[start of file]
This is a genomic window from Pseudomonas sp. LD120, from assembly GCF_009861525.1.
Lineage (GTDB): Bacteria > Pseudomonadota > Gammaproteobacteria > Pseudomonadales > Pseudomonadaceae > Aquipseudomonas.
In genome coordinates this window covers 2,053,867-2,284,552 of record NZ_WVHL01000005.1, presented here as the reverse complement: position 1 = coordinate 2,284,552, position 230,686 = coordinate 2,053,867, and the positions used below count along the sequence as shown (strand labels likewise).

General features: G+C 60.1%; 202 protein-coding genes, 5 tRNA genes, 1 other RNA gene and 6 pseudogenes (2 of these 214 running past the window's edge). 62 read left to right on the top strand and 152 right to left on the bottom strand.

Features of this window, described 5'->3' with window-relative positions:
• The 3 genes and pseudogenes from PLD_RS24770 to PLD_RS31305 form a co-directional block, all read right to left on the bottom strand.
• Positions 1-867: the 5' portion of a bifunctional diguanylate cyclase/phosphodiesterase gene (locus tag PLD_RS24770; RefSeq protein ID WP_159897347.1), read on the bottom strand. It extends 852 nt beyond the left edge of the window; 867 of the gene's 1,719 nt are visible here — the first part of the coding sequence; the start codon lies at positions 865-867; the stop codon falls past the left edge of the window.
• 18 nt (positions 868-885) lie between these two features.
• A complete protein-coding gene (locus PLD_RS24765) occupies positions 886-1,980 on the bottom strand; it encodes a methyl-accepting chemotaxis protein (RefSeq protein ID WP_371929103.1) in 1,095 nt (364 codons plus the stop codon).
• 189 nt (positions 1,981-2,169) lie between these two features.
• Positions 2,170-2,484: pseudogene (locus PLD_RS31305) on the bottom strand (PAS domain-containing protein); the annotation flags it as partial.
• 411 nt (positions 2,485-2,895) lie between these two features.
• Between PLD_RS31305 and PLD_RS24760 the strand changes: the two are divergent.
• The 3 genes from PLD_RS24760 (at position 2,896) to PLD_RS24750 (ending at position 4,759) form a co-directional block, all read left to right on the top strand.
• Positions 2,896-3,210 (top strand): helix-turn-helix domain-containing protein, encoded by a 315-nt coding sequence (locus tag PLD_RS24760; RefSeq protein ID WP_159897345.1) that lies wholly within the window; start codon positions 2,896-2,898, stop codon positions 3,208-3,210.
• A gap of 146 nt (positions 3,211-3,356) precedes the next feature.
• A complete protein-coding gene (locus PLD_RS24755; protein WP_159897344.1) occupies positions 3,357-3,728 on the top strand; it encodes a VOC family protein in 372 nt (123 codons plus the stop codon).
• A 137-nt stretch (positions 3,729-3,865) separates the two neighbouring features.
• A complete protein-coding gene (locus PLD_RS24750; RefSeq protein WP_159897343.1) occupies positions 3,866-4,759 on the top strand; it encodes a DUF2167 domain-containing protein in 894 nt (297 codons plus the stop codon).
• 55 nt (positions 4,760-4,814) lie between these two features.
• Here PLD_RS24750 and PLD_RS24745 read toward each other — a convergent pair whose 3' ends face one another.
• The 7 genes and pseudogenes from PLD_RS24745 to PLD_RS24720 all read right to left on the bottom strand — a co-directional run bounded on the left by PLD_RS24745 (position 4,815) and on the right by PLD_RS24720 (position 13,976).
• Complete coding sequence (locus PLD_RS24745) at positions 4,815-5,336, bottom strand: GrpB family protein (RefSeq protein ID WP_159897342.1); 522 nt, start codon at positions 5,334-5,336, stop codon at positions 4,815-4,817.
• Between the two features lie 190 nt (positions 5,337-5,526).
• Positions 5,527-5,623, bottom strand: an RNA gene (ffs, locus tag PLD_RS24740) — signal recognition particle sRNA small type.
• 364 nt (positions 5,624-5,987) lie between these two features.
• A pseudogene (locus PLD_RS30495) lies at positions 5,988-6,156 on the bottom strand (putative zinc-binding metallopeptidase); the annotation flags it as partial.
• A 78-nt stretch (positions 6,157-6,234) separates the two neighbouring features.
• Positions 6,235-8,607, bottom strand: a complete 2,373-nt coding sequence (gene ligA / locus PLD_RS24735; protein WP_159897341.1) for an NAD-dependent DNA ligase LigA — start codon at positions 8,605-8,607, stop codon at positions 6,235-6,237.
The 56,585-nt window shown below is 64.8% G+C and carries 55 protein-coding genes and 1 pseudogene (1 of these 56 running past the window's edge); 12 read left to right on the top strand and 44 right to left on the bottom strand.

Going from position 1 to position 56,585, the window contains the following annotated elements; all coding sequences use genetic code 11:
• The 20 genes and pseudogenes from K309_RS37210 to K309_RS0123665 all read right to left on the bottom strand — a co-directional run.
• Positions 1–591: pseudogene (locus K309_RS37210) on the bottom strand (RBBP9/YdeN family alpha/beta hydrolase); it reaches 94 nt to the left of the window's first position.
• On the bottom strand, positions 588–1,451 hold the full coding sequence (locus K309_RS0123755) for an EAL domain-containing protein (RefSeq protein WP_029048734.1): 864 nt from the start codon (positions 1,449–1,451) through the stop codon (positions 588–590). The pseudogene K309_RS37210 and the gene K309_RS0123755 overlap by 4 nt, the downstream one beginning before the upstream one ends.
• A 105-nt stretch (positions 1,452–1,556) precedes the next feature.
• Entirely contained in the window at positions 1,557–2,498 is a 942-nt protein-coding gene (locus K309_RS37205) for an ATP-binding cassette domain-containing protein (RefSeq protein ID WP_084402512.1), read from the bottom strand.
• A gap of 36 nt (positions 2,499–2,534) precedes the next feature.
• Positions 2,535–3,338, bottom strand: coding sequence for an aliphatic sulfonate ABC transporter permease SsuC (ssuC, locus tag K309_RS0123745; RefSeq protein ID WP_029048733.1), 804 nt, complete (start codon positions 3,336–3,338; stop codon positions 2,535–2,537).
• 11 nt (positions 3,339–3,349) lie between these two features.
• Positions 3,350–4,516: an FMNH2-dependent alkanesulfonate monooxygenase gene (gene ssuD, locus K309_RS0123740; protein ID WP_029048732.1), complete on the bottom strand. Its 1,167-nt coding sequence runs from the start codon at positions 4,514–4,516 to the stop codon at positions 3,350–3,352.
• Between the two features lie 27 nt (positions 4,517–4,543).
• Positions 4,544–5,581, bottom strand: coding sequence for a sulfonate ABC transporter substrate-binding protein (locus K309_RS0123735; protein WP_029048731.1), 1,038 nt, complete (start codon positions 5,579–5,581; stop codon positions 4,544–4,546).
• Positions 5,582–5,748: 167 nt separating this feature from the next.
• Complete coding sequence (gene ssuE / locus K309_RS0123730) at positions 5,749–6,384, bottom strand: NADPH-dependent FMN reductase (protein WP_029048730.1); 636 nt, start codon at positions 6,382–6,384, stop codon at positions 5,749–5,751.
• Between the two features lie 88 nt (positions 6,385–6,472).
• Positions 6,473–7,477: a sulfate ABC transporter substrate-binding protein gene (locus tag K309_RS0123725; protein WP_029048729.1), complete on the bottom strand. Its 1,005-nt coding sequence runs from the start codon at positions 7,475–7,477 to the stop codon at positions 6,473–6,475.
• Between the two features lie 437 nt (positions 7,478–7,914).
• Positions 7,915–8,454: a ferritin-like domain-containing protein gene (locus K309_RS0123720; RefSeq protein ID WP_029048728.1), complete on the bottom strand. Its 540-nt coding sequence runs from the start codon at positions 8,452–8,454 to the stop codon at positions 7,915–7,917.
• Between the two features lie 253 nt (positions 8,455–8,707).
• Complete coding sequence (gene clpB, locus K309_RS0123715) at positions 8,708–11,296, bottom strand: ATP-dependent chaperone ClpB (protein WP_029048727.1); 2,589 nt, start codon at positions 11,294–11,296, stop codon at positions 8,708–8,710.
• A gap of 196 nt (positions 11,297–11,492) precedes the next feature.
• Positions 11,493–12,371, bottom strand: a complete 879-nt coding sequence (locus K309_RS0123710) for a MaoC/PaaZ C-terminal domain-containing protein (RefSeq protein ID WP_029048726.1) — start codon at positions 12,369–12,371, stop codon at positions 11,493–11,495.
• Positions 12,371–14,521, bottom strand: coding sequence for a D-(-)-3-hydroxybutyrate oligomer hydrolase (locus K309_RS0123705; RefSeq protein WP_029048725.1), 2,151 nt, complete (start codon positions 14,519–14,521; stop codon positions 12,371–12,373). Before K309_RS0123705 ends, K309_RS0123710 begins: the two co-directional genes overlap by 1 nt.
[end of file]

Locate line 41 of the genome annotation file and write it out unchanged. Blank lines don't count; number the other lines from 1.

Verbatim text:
• Between the two features lie 27 nt (positions 4,517–4,543).